• On the right side of the Sushumna lies the Pingala Nadi, which is the solar nadi and represents masculine energy that is warm and stimulating by nature.

The Ida and Pingala nadis also travel upward along the spinal column, but they crisscross each other and the Sushumna before terminating in at the third-eye chakra, which corresponds to the ventricular cavities in the brain.

Prana, Nadi, Chakras - 7 Chakras Guide

When the Ida and Pingala nadis are unblocked and balanced, they spiral around the Sushumna Naida like the double helix of our DNA, crossing each other at each chakra.

The junctions where the Ida, Pingala, and Sushumna nadis meet along the spinal column correspond to the 7 major chakras in our body.

You can think of nadis being a network of organs or channels of energy felt throughout the body and chakras as the epicentres of these energy flows.

For a healthy mind and body, it is crucial that our prana can flow freely to life force to all our organs and physical systems. Having clear and unblocked nadis and chakras are therefore important for prana to flow. Should nadis or chakras be blocked or unbalanced, this can bring a host of physical, mental, and energetic issues which manifest as health problems which we are familiar with.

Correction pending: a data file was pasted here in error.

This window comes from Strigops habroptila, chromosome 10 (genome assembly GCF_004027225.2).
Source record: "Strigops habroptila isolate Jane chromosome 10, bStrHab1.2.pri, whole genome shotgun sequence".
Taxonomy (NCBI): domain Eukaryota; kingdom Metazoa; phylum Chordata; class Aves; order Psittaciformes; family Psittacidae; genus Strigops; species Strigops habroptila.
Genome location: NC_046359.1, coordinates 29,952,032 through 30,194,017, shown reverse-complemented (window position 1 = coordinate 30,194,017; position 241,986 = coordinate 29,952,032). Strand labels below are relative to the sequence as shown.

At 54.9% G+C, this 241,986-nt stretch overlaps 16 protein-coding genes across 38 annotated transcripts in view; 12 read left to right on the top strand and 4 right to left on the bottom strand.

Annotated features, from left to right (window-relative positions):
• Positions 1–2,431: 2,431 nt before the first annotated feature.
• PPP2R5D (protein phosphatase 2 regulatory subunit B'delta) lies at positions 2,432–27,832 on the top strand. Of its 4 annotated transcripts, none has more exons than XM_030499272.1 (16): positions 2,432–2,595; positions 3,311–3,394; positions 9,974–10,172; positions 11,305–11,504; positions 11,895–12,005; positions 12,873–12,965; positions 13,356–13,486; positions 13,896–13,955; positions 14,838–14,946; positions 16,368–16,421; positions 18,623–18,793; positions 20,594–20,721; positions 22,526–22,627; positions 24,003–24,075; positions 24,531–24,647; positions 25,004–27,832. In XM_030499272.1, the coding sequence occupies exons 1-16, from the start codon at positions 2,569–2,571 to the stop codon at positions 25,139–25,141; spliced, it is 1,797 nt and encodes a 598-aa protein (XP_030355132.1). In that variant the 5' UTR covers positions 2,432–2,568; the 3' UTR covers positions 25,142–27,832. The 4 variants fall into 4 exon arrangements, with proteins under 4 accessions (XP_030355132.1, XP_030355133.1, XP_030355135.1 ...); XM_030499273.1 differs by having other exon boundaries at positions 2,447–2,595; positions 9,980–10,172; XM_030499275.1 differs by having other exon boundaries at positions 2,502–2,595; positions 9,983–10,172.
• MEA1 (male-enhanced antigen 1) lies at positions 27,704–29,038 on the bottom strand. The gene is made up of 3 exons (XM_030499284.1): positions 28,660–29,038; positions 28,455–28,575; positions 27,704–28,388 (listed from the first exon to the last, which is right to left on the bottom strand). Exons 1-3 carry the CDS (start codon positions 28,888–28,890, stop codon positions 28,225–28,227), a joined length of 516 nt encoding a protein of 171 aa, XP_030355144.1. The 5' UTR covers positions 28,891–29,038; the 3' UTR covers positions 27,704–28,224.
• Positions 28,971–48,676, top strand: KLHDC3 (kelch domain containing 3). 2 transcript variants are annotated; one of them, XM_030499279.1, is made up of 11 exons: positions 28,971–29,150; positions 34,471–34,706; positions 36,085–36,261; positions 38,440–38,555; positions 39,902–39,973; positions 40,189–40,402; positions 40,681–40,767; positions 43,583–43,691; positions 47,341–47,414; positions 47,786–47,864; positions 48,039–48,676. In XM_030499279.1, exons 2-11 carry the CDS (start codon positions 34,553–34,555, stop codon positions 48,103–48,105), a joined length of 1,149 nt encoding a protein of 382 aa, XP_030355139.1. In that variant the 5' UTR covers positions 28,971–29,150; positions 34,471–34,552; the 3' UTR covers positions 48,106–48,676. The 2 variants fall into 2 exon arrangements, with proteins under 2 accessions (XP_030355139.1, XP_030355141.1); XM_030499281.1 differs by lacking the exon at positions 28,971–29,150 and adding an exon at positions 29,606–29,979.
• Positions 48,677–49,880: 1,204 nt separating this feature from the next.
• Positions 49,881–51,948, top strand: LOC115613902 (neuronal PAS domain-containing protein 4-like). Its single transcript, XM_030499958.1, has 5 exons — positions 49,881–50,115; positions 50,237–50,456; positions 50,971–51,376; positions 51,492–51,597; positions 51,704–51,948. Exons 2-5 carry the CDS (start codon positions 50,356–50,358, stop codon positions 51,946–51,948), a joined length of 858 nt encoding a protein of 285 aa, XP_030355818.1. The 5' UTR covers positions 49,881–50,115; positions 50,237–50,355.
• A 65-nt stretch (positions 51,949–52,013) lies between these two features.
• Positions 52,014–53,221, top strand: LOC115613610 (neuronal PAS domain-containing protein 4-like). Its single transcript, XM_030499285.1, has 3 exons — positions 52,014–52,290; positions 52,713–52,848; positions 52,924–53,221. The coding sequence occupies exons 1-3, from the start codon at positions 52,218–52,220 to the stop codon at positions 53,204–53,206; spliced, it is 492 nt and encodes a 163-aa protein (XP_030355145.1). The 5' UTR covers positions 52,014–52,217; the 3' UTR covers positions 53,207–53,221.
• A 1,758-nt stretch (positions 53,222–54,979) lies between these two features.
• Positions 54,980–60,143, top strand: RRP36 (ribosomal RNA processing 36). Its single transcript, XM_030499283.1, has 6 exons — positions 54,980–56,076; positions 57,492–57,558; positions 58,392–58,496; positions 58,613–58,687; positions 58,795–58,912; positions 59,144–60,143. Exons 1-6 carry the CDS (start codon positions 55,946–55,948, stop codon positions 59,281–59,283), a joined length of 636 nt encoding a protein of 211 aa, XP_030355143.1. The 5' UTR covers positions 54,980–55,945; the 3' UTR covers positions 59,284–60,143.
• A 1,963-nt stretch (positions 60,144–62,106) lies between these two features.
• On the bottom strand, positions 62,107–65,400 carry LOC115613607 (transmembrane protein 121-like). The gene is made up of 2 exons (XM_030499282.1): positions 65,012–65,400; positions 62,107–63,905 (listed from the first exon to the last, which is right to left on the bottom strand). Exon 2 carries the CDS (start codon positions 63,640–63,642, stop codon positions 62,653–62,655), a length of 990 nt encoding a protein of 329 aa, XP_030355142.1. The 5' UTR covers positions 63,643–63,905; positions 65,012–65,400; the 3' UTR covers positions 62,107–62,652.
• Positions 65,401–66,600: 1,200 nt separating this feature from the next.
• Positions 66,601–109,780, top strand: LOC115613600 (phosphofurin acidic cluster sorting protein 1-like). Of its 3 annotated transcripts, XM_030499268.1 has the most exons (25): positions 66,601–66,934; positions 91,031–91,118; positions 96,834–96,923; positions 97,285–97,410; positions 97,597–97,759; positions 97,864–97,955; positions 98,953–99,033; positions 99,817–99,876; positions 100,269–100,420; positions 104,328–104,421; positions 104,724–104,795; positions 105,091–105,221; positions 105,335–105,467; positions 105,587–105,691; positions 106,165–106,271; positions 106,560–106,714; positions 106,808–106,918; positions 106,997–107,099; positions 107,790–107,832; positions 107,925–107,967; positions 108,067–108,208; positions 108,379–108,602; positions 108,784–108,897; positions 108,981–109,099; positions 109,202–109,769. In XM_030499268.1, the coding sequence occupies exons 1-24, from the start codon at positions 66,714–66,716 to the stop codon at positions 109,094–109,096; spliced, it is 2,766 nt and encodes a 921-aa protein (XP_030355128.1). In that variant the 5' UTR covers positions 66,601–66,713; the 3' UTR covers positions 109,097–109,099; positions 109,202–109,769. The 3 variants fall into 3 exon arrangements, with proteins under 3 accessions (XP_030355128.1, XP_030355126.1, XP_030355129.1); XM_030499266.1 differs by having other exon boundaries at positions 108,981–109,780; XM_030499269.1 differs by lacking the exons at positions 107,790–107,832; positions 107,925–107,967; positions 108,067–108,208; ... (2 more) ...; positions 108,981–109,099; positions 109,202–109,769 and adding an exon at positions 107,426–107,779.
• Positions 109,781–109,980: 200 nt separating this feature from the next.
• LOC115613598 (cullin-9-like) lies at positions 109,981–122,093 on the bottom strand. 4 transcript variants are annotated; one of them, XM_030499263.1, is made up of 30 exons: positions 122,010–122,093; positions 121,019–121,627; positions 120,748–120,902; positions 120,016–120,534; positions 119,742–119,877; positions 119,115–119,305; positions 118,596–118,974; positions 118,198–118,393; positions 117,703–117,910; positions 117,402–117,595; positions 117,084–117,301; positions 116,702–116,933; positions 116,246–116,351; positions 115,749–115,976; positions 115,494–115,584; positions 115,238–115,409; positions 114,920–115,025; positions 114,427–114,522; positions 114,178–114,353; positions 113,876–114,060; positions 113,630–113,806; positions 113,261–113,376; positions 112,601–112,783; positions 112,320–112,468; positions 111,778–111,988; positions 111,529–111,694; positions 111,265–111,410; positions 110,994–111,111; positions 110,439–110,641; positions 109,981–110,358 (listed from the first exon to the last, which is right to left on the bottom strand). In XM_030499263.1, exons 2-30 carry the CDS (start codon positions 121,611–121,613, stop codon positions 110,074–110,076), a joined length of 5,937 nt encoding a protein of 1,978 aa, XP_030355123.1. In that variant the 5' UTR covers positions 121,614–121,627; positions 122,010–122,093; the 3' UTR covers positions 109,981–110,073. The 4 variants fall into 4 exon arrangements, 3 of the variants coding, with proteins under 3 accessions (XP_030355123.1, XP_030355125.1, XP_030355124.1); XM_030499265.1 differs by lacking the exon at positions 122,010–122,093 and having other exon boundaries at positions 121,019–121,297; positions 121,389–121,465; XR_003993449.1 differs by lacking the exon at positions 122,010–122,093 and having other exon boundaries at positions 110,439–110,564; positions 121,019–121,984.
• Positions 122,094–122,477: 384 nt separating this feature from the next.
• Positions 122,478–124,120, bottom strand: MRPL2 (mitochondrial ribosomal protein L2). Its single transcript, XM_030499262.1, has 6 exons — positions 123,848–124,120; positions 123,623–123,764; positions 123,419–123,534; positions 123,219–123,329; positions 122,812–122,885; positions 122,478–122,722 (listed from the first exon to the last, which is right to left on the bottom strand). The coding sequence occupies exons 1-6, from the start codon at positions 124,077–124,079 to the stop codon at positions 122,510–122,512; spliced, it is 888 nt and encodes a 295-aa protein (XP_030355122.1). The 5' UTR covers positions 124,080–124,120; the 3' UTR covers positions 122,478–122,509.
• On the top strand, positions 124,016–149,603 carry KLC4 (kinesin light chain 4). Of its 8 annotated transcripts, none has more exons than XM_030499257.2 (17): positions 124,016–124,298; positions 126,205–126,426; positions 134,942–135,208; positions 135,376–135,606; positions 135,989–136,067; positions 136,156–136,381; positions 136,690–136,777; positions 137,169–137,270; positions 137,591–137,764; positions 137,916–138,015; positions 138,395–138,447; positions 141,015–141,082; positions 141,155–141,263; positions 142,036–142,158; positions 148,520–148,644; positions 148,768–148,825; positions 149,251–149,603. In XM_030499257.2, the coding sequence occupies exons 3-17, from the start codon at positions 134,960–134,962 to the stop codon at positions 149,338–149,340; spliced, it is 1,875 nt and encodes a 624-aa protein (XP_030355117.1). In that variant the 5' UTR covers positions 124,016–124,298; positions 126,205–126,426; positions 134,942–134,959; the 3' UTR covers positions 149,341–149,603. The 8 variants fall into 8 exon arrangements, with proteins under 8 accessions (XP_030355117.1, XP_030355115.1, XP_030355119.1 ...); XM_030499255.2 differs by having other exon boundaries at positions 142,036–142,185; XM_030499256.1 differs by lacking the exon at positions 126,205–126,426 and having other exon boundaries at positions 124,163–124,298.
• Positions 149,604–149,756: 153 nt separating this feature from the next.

Why are the 7 Chakras so important?

The 7 chakras are the wheel of energy that sustain our these bodies through everything in life. If our chakras are well taken care of – free, unblocked, and balanced – our energies are balanced and there is little room for illness or diseases to enter our mental, physical or energetic bodies.

It is important to remember that our bodies are simply vehicles of our real soul, or true self. Just as one learns to take care of a vehicle through an “owner’s manual” or blueprint, we need to know how to take care of all our bodies through our very own blueprint.

At the core of this manual is an understanding of how to balance the energy centres – the 7 chakras – of our bodies. Yoga has already provided us with an abundance of tools and methods which are centred on chakra balancing, to help us activate wholeness and health.

Meaning of the 7 Chakras: A Blueprint for Health & Wellness

7 Chakras Poster